Saturday, March 21, 2009

First Messier Marathon 2009

Date 20-Mar-09
Observing Location Moose Creek Ontario
Lat/Long 45°14'48.75"N 75° 3'11.23"W
Number of Messier Objects 110
Number Observed 80
Start 20:39
End 2:23

The Site / Equipment

As planned I was able to go on my first Messier marathon. The outing was was with other members of the Ottawa Valley Astronomy and Observers Group (OAOG).

(src: Google earth)

Moose Creek is in the heart of eastern Ontario's farming country and only a hour drive from Ottawa, this site provides a reasonable trade off between driving time and dark skies. Sky glow from Ottawa, near by Casselman and Montreal are the limiting sources.

Observing equipment was a Celestron 11" Schmidt-Cassegrain and a Megrez 90 FD Doublet. decided to use only a single 40mm eyepiece focal length for both scopes. This gives me a 4 degree and a 1 degree field of view on the Megrez 90 and Celestron 11".

I tried to keep the amount of stuff I brought to a bare minimum. Light, eye glasses, GPS for coordinates, dew heater.

I know some folks are interested in what is used for power, I used 2 50AH deep cycle 12V batteries. This is plenty of power for the goto mount and the dew heater.

Company

There was a full complement of folks out for the evening, a nice combination of scopes and imaging systems. Some observers were visual observing while others were exploring challenges and rewards of imaging the marathon. Names I recall are Simon, Pierre, Joe, and Josef (I know I am bad with names and I know there were others, please accept my omissions)


The Charts

Don't forget your charts. I used a combination of Denis Legault's observing list available at link. I supplemented this list with the observing guide and charts prepared by Rob Hawley I found at the Victoria RASC. I found these indispensable

The results


This was my first attempt, I did use the goto mount and so I did not find these objects unaided.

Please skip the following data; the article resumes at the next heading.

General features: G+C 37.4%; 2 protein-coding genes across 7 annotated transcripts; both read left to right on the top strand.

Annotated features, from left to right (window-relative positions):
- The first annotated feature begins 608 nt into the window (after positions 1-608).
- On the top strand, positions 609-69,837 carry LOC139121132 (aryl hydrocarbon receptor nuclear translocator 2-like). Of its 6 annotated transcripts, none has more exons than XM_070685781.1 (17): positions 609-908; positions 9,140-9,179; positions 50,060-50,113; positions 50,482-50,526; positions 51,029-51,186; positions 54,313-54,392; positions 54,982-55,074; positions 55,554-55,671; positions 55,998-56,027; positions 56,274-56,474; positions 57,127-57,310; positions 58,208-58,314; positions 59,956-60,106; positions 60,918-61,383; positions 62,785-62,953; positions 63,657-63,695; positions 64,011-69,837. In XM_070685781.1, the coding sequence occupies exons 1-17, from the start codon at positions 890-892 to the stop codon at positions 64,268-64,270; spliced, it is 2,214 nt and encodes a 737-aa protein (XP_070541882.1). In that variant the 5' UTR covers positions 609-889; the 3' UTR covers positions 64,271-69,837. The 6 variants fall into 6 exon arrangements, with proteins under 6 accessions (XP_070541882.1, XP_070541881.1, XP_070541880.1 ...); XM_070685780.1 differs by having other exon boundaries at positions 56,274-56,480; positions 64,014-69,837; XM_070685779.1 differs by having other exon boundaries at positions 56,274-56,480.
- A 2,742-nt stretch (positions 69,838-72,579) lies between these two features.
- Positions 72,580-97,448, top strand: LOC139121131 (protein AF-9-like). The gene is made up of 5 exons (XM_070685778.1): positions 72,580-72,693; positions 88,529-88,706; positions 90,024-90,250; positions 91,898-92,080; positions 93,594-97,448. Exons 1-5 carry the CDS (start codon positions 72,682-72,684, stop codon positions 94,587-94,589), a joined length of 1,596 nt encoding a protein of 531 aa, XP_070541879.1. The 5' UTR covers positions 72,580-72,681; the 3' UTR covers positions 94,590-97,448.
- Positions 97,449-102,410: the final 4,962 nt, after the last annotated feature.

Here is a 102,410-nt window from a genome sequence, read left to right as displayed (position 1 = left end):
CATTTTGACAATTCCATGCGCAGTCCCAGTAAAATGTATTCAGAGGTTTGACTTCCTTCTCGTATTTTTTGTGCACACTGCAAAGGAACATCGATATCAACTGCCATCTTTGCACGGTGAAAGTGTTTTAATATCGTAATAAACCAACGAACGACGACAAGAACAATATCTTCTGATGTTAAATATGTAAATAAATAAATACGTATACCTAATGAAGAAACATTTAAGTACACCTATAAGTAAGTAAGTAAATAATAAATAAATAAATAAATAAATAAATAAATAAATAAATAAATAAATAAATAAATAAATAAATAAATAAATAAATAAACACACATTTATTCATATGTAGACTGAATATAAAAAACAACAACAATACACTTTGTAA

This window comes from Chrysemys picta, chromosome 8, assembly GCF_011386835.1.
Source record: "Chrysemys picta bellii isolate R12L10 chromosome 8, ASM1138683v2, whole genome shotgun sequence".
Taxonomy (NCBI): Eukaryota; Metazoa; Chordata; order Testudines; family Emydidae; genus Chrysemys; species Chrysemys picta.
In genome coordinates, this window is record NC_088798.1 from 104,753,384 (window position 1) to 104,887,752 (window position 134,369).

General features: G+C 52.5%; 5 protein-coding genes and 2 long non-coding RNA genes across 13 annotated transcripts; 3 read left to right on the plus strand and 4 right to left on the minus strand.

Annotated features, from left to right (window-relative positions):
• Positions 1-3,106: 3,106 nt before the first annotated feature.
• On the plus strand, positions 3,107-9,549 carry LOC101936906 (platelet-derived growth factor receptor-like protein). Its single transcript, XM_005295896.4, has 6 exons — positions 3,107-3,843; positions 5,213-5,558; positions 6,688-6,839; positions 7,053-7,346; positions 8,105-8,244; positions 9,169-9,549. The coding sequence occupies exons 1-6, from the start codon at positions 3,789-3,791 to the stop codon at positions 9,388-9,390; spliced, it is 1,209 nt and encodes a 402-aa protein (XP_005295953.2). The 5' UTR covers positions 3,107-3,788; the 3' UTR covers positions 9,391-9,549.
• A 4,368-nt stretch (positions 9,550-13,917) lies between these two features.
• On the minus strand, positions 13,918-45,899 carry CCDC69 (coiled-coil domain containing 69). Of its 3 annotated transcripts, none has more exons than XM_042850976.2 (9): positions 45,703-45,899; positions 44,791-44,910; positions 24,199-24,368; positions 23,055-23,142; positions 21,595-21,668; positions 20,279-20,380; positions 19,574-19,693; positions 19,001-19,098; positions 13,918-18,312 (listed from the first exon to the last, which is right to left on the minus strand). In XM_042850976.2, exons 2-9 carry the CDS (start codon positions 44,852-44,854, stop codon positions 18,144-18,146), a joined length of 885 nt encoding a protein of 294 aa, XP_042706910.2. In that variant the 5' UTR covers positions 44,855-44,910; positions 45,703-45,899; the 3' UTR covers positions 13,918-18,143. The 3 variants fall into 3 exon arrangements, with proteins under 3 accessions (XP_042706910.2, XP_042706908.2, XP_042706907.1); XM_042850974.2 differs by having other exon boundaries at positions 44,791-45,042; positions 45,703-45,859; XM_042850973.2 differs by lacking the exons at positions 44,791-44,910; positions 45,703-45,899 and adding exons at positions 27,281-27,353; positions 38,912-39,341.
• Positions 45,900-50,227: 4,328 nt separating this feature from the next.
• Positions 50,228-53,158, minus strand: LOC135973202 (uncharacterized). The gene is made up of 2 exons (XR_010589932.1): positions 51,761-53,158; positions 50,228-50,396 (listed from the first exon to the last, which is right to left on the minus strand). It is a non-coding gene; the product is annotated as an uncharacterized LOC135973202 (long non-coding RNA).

Messier Observed
GX 40 38
GC 29 15
PN 4 4
OC 28 18
NB 8 4
ST 1 1




110 80

I started at a respectable time at about 8:30 and observed 80 of the 110 Messier objects until the cold and east horizon got the best of me at around 2:30. I tried to catch some zee-s in the truck as i was waiting for more objects to rise in the east. Finally I pulled the plug at about 3:30.

Items I missed

I tried very hard for M74 and M33 but could not get them.
The only other object I could not get was M71.

The impressive objects

M1: The Crab Nebula's characteristic shape was clearly present.

M3: Globular in Canes Ven, is always a sight to see

M27: Dumbbell Nebula, although faint it's shape was unmistakable

M42: The Great Orion Nebula was the most impressive I have ever seen. Nebulosity was 180degrees, with clear detailed features throughout. The best I have ever seen. All 4 stars of the Trapezium were nicely resolved.

M45: Nebulosity of the Pleiades was as expected.

M46: I had never observed M46 but I immediately detected the planetary nebula within this open cluster.

M51: Both galaxies involved in the Whirlpool Galaxy were presently detectable and the shape of this object is impossible to miss.

M76: This was the first time I observed the Little Dumbbell Nebula, its shape was reminiscent of its bigger cousin. Very nice indeed.

M81 and M82: This pair of galaxies was a treat to see, side by side within the view form the C11 scope.

M97: It was very nice to see the Owl Nebula with its odd face like shape.

M104: I think the highlight of the evening was the Sombrero Galaxy. The crispness of the dark lane was very impressive.